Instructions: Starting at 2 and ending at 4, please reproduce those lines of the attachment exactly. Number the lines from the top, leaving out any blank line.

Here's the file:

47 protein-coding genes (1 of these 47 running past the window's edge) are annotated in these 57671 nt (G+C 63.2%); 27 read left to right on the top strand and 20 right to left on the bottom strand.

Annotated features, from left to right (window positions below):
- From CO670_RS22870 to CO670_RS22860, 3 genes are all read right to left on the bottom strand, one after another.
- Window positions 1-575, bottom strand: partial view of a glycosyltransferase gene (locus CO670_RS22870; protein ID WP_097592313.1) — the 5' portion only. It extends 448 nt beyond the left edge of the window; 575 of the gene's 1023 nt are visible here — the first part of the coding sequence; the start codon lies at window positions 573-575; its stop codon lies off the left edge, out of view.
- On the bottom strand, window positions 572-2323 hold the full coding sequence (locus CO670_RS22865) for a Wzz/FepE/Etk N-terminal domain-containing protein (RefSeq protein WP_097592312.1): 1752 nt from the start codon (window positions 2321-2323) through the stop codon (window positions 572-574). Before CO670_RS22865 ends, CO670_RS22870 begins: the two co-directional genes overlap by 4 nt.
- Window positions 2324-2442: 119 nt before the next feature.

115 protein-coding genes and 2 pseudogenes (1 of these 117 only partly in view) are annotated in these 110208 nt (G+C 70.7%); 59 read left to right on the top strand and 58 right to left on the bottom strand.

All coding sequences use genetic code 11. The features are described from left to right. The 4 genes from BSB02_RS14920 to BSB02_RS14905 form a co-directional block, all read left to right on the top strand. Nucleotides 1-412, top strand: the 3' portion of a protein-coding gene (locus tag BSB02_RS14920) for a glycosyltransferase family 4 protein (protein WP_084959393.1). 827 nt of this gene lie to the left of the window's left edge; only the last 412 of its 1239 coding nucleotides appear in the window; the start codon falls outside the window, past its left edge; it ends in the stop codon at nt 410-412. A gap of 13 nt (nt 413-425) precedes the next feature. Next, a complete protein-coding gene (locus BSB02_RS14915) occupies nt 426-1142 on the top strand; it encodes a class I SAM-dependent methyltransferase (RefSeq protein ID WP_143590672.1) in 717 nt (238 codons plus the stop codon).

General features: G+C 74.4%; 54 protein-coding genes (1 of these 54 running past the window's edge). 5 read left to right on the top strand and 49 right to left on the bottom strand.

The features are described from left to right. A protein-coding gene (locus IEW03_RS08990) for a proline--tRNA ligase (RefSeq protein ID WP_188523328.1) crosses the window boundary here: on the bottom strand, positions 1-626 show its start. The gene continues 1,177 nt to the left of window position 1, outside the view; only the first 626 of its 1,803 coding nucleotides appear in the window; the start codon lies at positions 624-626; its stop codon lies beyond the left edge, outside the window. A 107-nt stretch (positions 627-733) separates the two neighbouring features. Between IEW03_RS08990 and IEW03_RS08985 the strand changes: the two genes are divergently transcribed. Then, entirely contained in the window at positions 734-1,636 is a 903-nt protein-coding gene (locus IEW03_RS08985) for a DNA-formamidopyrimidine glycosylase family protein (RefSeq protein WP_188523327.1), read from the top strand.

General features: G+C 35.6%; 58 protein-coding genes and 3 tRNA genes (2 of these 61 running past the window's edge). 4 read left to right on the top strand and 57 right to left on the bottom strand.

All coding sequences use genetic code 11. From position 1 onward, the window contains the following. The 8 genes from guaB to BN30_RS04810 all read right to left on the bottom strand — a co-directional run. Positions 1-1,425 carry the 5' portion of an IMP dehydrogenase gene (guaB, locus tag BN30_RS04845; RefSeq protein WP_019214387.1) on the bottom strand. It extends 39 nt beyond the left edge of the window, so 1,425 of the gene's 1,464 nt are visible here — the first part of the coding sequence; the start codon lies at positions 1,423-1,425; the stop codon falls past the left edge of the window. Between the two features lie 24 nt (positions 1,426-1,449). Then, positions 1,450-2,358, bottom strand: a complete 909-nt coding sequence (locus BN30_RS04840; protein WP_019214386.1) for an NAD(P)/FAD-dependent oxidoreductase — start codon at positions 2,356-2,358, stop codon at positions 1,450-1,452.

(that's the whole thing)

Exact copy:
Annotated features, from left to right (window positions below):
- From CO670_RS22870 to CO670_RS22860, 3 genes are all read right to left on the bottom strand, one after another.
- Window positions 1-575, bottom strand: partial view of a glycosyltransferase gene (locus CO670_RS22870; protein ID WP_097592313.1) — the 5' portion only. It extends 448 nt beyond the left edge of the window; 575 of the gene's 1023 nt are visible here — the first part of the coding sequence; the start codon lies at window positions 573-575; its stop codon lies off the left edge, out of view.